I soon thereafter discovered Alloverstreet. Alloverstreet, a play on the name Oliver Street, was a free arts walk in the Station North neighborhood that showcased performances and exhibitions by local artists on the first Friday of every month from 5pm - 10pm. The Station North Tool Library would also host happy hours at the beginning of that time. 

 Our living room when it was still the Terrault Gallery

Our living room when it was still the Terrault Gallery

 Balti Gurls playing during Station North Tool Library Happy Hour

Balti Gurls playing during Station North Tool Library Happy Hour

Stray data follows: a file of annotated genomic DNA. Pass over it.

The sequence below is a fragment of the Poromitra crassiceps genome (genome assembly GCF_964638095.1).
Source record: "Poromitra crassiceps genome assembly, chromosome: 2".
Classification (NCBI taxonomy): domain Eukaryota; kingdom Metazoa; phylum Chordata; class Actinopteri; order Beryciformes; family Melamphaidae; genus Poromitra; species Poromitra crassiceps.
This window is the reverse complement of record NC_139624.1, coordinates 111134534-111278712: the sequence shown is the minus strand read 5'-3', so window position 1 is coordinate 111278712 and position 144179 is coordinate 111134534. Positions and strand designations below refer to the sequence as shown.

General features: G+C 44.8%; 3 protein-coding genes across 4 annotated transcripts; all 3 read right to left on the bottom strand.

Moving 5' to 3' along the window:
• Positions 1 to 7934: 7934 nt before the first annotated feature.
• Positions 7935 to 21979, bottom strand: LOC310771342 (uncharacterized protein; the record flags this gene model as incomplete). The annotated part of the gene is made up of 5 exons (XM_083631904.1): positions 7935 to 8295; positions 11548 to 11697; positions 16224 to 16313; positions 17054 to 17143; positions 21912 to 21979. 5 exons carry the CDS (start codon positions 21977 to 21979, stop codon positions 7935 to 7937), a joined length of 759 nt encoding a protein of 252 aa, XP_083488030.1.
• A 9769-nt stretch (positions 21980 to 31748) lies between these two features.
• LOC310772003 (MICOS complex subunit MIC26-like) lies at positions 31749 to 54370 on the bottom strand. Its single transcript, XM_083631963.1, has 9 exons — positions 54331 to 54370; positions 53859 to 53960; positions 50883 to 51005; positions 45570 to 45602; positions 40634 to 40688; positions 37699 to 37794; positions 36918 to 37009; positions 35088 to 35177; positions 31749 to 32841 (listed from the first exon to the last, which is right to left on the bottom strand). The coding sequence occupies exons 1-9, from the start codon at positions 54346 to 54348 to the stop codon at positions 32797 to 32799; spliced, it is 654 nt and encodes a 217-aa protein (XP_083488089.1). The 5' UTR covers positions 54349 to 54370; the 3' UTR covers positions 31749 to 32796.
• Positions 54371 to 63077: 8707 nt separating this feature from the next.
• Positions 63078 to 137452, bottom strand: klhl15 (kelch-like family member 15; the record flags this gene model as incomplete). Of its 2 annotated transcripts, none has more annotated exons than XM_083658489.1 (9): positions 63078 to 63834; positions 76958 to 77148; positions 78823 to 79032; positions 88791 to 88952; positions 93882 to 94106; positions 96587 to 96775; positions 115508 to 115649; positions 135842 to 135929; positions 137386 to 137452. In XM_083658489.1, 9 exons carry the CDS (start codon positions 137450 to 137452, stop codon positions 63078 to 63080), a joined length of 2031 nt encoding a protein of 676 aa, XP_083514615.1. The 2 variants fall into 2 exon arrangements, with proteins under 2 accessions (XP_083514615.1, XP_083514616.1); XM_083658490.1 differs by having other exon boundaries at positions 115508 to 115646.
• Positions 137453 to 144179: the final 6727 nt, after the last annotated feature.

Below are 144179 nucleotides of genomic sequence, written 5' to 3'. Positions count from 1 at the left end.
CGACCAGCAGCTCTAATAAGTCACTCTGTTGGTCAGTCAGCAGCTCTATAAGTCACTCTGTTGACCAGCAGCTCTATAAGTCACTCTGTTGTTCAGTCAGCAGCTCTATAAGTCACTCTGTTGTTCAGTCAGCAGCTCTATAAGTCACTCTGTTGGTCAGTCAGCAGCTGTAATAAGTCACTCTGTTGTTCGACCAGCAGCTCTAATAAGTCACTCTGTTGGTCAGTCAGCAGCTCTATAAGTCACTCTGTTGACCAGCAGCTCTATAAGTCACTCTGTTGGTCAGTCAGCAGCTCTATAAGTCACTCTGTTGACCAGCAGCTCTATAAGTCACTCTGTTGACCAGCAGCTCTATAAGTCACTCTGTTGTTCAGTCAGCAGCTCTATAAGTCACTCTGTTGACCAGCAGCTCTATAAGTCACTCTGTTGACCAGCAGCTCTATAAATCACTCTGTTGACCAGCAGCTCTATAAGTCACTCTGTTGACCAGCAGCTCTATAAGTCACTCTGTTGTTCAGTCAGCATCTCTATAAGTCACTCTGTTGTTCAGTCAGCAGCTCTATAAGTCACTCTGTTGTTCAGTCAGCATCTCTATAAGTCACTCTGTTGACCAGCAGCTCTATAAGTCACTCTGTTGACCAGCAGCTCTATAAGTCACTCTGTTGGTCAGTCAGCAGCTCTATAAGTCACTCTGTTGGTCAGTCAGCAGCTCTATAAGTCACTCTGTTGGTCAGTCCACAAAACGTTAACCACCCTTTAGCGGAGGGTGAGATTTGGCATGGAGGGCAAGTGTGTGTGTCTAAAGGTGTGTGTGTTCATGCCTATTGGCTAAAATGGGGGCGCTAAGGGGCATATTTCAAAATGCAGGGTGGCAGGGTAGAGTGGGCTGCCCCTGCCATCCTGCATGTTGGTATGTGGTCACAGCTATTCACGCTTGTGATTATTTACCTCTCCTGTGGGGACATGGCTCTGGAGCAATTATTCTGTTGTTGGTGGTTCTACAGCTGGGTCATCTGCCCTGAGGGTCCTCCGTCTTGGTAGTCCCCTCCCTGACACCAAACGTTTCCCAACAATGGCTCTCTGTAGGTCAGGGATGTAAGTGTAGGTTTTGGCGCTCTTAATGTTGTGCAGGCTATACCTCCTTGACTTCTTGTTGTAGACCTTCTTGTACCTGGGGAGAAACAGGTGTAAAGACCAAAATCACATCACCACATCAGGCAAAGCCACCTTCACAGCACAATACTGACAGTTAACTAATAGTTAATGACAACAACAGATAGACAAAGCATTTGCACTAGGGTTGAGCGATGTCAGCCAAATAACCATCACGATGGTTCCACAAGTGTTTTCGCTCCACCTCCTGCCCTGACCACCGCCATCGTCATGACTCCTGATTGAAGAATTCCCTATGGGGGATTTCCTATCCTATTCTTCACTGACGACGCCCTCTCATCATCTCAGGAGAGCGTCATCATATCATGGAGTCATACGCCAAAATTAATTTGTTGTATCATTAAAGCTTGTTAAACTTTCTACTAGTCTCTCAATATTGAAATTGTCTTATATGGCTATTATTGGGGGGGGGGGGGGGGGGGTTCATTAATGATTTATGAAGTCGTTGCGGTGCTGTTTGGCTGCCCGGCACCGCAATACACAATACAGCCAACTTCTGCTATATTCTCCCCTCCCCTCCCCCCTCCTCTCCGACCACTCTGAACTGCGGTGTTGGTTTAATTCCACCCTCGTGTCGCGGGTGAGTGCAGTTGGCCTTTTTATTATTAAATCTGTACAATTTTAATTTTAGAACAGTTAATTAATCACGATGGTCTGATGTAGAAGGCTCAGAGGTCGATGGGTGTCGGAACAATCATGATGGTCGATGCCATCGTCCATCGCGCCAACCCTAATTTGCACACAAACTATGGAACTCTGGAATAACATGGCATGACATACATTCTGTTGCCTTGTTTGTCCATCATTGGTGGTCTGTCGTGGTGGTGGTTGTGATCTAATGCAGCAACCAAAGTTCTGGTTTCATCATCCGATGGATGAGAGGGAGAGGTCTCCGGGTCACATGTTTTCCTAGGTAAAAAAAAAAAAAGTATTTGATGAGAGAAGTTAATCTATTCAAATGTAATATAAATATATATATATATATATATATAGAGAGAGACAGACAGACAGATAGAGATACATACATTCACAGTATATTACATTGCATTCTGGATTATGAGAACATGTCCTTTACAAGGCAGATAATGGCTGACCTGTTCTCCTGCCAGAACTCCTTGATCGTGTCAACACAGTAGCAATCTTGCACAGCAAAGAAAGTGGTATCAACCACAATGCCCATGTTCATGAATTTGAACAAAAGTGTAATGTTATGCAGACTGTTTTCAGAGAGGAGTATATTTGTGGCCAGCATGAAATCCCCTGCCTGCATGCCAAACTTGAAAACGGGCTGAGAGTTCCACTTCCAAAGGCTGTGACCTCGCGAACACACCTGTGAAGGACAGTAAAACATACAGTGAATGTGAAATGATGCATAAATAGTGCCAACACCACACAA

I remember bringing Sean and Tyler to Alloverstreet with me, and looking at paintings at the Terrault Gallery, electronic music and projection mapping at La Bodega, and artist panel discussions at Area 405. I felt like I was exploring the bowels of this underground arts scene filled with unlimited potential and combinations all while being tucked away in a small Baltimore neighborhood. During the summer of 2016, Sean and I started to put effort into looking for warehouse spaces that would be available to rent in Baltimore. Brooks Kossover, the former tenant of the Terrault Gallery, had made plans to move his living space and gallery elsewhere, so the space opened up for rent. I specifically remember missing out on a hookup during a date, because I went to the bathroom to take a 45-minute phone call from the slightly off-kilter landlord Frank in order to convince him that we would be good tenants.